Hold your breath. How long can you do it? Not as long as you would like, I bet. That’s because, as a living entity, you need to breathe. Your lawn is much the same way. It’s easy to see how we, as humans, can breathe. Your lawn, however, follows a very different process. Lawn aeration is a critical step in allowing your lawn to breathe, but timing is key. In this post, we will take a look at the importance if lawn aeration and the questions that surround it in an effort to get you the best looking lawn possible year after year.
Do you know what thatch is? How about compacted soil? These are the reasons why lawn aeration is so important.
Thatch is the build up of accumulated falling debris (e.g., leaves, straw, reeds, etc.) that can form a blanket across your lawn. Compacted soil happens over the course of a winter as snow and rain sink into the soil and settle, creating layers of, well, compacted soil. Both of these, combined or individually, can make it difficult for the roots of your lawn to get oxygen and other needed nutrients. Lawn aeration, performed in spring or autumn, really helps combat the effects of thatch and soil compaction. When performed in fall, it creates room for winter weather, which is crucial to hitting the ground running with fertilizer and weed control in the spring. Lawn aeration, sometimes known as “lawn airation” can involve just poking holes all over the lawn. This is often called “spiking.” This, alone, isn’t always the solution, though. Depending upon your lawn, the surrounding flora/fauna, and the time of year, spiking may not be enough. To aid lawn aeration, raking is crucial. In Michigan, it seems like leaves can fall for months. This is because different trees shed leaves at different times. Regardless, raking up all of your leaves, or as many as you can, will help reduce thatch-related problems and increase the effectiveness of lawn aeration.
The other component of lawn aeration, as previously mentioned, is to break up compacted soil to allow water and fertilizers to get down into the roots with greater ease. Different parts of your lawn can require more aeration that other. There are just some parts that get significantly more foot traffic, such as near swing sets or common dog-walking routes.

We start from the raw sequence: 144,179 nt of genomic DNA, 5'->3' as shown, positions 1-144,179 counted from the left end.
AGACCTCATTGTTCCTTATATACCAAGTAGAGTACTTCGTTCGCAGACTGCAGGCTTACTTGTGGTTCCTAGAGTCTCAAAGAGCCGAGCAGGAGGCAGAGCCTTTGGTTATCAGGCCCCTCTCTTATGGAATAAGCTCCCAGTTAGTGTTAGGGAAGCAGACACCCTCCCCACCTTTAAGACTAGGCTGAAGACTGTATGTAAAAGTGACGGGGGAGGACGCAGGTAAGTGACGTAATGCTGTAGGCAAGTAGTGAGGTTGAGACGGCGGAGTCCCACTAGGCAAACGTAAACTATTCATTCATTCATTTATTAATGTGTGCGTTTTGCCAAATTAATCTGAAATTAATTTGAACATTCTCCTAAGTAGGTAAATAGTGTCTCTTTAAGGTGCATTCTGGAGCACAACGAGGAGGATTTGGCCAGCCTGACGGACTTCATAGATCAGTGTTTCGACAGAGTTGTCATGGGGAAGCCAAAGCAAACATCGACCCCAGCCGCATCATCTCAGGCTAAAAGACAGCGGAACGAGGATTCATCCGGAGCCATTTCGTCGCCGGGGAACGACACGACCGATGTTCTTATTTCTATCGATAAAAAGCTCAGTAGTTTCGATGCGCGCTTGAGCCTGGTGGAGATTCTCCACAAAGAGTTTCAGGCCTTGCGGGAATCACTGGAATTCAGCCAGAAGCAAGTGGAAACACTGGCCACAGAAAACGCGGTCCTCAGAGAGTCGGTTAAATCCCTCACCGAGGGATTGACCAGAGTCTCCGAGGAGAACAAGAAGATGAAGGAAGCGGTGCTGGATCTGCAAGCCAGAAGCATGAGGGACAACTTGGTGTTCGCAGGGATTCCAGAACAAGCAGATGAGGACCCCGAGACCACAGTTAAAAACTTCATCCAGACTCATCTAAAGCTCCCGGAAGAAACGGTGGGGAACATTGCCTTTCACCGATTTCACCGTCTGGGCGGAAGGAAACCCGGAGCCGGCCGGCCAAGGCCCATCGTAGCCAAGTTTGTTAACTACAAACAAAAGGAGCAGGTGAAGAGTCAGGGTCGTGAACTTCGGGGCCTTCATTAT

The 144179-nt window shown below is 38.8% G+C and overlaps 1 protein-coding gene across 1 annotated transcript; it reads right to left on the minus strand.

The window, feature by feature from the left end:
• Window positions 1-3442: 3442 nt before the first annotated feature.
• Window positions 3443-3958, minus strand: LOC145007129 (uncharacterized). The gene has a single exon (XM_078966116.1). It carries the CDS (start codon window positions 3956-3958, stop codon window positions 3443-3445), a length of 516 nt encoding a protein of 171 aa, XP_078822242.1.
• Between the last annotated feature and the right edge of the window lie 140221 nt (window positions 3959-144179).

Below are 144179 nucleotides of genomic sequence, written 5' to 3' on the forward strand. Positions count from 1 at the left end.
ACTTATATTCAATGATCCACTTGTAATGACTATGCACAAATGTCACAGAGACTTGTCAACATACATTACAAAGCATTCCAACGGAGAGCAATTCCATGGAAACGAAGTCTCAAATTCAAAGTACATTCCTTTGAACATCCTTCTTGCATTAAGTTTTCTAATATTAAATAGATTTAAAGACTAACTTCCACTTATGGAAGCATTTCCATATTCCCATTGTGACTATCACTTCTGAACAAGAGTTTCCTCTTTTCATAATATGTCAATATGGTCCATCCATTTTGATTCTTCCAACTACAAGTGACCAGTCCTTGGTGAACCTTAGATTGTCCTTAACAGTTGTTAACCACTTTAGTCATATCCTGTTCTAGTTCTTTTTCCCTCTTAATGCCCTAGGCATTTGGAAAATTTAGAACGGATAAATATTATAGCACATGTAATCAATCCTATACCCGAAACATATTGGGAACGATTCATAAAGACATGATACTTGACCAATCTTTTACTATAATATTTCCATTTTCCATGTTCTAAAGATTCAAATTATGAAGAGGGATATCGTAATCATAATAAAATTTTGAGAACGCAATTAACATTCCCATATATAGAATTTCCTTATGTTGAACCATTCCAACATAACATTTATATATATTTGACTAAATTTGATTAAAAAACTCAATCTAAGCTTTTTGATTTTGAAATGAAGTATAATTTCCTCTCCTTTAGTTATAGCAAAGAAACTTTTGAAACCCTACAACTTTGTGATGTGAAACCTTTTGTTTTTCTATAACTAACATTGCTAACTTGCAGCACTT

For warm-season grasses lawn aeration in the spring is often the better option. Not too early, though, as the soil needs to thaw. It can sometimes be difficult to predict spring thaw in Michigan, which is why cool-season grasses are popular in our part of the country.
In Michigan, cool-season grasses, such as Kentucky bluegrass, are quite common. For lawns with such types of grasses, fall season lawn aeration is a better option. The reason is that, contrary to warm-season grasses, later thaws in Michigan are common, so you can’t always bank on being able to aerate early enough in the spring for certain types of grasses. By aerating in fall, you can set yourself up from ground-freeze that preserves the holes through the winter season and well into a late spring when seeding and fertilization are prime for a cool-season grasses.
In a very general sense, spring or fall is good for lawn aeration. If you know what type of grass you have, however, you can get the best growth from aerating at the right time of year for your particular grass.
For commercial properties, lawn aeration can be a very big job, even if you only have to do it once a year. In fact, the time it takes (e.g., man-hours on the clock) to have a staff member handle the task, especially if you have to rent the equipment, can be well more than it takes to have E.P.M. do it for you. The frequency with which you should aerate your lawn can vary, often depend ending, again, upon climate. Some say every couple of years. When you live in an environment that has a blanket of snow on the ground for a good part of the year, annual lawn aeration is your best bet.
The way the lawn aeration works is actually rather simple. Lawn aeration equipment pulls small plugs of soil from the ground, thereby allowing air to get down to the roots. In general, the plugs, or “cores,” will be about 2-3 inches deep and come out of the lawn approximately every 3 inches or so. To make the whole process easier, it might be necessary to water the lawn on the day previous to aeration to soften the soil. Don’t overdo it, though; mud will only hinder the process.
Additionally, if you are facing significant problems with thatch–around an inch or more–using a vertical mower in advance may also be necessary. If this all seems a bit confusing and/or like a big task to undertake, contact us today and we can get you an estimate and a timeline based on your residential lawn aeration or commercial lawn aeration needs.